(photo borrowed from The Stranger)

Saturday, March 14, 2009

Mass Production and Place


In the preface to Genius Loci, Towards a Phenomenology of Architecture, Christian Norberg-Schulz writes that space and character – the two elements that combine to create place – are “directly related to architecture, following the definition of architecture as a ‘concretization of existential space’” (Norberg-Schulz, 5). The author then asserts that concretization should be understood in the same way as gathering, in the Heideggerian sense that things “gather the world.” To illustrate this concept, Norberg-Schulz employs two of Heidegger’s examples of man-made objects gathering the natural world: the first is the bridge from Building Dwelling Thinking, where the philosopher asserts that building a bridge between two general locations “causes [the banks] to lie across from each other; with the banks, the bridge brings to the stream the one and the other expanse of landscape lying beyond them” (Norberg-Schulz, 18). The second example is the jug from Heidegger’s essay The Thing: by bringing water into the home it gathers both the earth and sky – “in the spring the rock dwells, and in the rock dwells the dark slumbers of the earth, which receives the rain and dew of the sky. In the water of the spring dwells the marriage of sky and earth…” (Norberg-Schulz, 168) – and is therefore a thing that connects man to his life-world.

It is this concretization of the natural environment that is a prerequisite for dwelling, which occurs when man can “orientate himself within and identify himself with an environment” (Norberg-Schulz, 5). It follows that when man dwells within a meaningful environment, he is not simply existing in a random location, but actively living and interacting in a unique place.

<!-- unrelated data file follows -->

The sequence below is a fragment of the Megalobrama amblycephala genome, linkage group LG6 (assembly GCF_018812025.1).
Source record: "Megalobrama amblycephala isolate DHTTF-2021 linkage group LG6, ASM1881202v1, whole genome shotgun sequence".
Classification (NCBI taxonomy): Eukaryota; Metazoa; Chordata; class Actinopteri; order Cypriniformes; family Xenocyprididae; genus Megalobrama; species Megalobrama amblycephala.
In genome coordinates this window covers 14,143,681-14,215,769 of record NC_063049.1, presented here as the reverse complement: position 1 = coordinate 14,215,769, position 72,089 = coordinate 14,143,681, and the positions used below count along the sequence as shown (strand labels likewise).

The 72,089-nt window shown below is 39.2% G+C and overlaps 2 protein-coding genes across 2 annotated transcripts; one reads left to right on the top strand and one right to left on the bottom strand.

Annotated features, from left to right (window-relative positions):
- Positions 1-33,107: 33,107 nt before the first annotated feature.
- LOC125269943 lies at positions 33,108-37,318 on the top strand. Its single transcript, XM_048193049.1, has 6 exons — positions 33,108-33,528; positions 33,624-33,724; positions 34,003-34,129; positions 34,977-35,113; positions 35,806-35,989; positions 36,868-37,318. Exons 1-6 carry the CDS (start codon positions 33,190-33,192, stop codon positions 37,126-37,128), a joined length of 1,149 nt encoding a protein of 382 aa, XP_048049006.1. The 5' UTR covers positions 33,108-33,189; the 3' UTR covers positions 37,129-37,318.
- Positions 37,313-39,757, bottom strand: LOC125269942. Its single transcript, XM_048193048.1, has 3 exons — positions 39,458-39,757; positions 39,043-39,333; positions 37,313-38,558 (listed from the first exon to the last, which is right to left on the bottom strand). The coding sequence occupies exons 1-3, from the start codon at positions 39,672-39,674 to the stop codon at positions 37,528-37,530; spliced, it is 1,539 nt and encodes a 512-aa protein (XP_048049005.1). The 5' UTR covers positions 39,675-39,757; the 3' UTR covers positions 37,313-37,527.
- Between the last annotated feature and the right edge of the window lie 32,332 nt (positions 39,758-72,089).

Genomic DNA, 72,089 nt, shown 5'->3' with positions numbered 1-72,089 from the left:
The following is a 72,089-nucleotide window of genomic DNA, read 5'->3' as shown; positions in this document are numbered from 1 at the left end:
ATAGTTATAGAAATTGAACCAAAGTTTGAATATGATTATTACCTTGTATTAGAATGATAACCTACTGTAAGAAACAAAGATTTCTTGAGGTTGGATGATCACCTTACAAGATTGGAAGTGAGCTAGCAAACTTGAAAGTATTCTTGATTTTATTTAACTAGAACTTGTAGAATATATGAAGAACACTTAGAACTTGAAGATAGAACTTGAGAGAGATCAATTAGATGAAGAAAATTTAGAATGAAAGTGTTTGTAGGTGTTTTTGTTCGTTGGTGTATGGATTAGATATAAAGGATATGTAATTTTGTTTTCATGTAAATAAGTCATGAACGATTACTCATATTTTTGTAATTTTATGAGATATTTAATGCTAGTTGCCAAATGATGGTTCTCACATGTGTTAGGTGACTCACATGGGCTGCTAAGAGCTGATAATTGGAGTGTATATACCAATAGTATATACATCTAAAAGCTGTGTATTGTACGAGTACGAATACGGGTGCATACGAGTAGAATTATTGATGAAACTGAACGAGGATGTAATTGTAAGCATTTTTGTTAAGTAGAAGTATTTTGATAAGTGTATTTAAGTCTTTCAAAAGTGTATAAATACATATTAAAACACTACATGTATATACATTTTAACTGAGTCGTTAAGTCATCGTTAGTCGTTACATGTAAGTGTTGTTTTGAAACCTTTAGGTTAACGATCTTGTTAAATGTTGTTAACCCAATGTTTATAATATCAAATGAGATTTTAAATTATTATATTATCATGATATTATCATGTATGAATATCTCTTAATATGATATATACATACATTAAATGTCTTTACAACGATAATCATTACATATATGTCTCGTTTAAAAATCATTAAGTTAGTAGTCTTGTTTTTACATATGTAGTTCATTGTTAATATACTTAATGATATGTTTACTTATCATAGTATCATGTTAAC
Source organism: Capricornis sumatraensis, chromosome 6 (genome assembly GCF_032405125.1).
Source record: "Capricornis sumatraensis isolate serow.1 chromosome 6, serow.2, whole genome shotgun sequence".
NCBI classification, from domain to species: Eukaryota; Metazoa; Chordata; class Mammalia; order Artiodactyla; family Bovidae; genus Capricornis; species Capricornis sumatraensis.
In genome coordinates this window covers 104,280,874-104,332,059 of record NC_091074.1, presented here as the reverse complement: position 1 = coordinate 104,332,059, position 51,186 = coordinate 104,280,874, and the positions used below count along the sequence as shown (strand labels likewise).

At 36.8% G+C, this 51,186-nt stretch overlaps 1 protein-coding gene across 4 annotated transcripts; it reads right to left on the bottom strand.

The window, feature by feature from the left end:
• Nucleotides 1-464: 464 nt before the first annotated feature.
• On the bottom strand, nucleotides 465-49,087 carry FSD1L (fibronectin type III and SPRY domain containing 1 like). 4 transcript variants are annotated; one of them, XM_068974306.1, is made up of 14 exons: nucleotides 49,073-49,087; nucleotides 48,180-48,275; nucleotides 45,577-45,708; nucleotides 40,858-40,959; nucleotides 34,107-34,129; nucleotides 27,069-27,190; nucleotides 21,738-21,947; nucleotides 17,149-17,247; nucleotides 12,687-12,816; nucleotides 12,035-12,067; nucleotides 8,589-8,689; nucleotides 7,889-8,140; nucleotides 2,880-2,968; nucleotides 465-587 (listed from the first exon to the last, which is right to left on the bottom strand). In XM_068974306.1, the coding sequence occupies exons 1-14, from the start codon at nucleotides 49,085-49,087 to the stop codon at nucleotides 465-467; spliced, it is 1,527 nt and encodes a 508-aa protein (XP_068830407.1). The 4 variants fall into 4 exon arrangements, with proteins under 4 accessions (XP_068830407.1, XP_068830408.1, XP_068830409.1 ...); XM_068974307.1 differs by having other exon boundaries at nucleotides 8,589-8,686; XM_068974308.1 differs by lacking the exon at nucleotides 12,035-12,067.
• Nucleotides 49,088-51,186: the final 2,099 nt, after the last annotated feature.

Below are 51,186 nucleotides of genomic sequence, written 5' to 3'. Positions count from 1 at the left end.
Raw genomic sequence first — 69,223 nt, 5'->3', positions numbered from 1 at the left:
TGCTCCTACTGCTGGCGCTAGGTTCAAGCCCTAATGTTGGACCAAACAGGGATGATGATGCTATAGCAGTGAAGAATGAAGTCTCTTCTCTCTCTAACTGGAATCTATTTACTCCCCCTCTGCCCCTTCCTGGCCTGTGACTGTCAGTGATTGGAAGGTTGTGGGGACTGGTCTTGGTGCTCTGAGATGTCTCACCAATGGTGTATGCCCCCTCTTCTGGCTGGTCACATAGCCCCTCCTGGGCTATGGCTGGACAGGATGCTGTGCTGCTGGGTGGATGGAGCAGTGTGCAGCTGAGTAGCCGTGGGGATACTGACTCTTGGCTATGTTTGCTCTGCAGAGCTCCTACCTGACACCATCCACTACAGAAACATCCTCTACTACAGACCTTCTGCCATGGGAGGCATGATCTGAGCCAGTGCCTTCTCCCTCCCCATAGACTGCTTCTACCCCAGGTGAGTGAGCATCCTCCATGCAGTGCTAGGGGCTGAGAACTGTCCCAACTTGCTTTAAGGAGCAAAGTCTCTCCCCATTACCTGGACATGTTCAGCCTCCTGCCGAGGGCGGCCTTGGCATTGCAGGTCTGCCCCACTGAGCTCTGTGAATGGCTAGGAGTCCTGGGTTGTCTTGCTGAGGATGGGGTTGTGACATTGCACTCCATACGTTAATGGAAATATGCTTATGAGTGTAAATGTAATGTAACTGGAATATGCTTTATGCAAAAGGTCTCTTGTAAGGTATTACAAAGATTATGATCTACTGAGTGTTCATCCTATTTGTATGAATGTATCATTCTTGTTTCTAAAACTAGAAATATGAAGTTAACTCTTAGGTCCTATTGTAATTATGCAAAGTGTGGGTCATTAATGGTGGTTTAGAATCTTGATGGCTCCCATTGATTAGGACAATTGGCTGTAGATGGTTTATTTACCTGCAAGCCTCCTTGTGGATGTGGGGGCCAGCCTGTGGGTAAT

In a traditional setting, where the buildings and objects (things) of daily use are extensions of the immediate surroundings, a relationship between the individual and place is likely to form. Conversely, in the contemporary world – where architecture does not necessarily reflect the surrounding natural environment, where mass-produced objects are often sold thousands of miles from the sources of material and labor that create the products, and where people move freely between cities and countries – such relationships may be more difficult to develop. Edward S. Casey terms this loss of place displacement – as opposed to implacement, which he considers essential to human well-being and “an ongoing cultural process [that] acculturates whatever ingredients it borrows from the natural world, whether these ingredients are bodies or landscapes or ordinary ‘things’” (Casey, 31) – and regards nostalgia a preeminent symptom of being displaced. Thus, unsurprisingly, Victor Papanek writes of the “simple, modest dwellings of the past [that] exert a strong fascination, and offer a beguiling area for research and study” (Papanek, 113). In light of this “fascination” with traditional, pre-industrial times, the intention of this paper is to explore some of the fundamentals that have historically promoted a strong “sense of place,” and to examine how the modern mode of life, namely the mass production and consumption cycles, has affected the relationship between humankind and place.


J.B. Jackson asserts that the term “sense of place” is “an awkward and ambiguous modern translation of the Latin term genius loci” (Jackson, 24) that actually refers to the guardian divinity of a place, rather than the place itself. On-site rituals and celebrations that paid homage to the divinity thus imbued the place with a special status that, in the modern world, has come to be understood as the atmosphere of a place, or “the quality of its environment” (Jackson, 24). Norberg-Schulz insists that atmosphere, or character, is what distinguishes a place from mere space, and asserts that place is a “qualitative ‘total’ phenomenon,” which cannot be reduced “to any of its properties…without losing its concrete nature” (Norberg-Schulz, 8). Due to the concrete nature of place and its components, Norberg-Schulz turns to the qualitative method of phenomenology – “a return to things, as opposed to abstractions and mental constructions” (Norberg-Schulz, 8) – to analyze place. His analysis leads to a framework for understanding the elements that compose both natural and man-made places.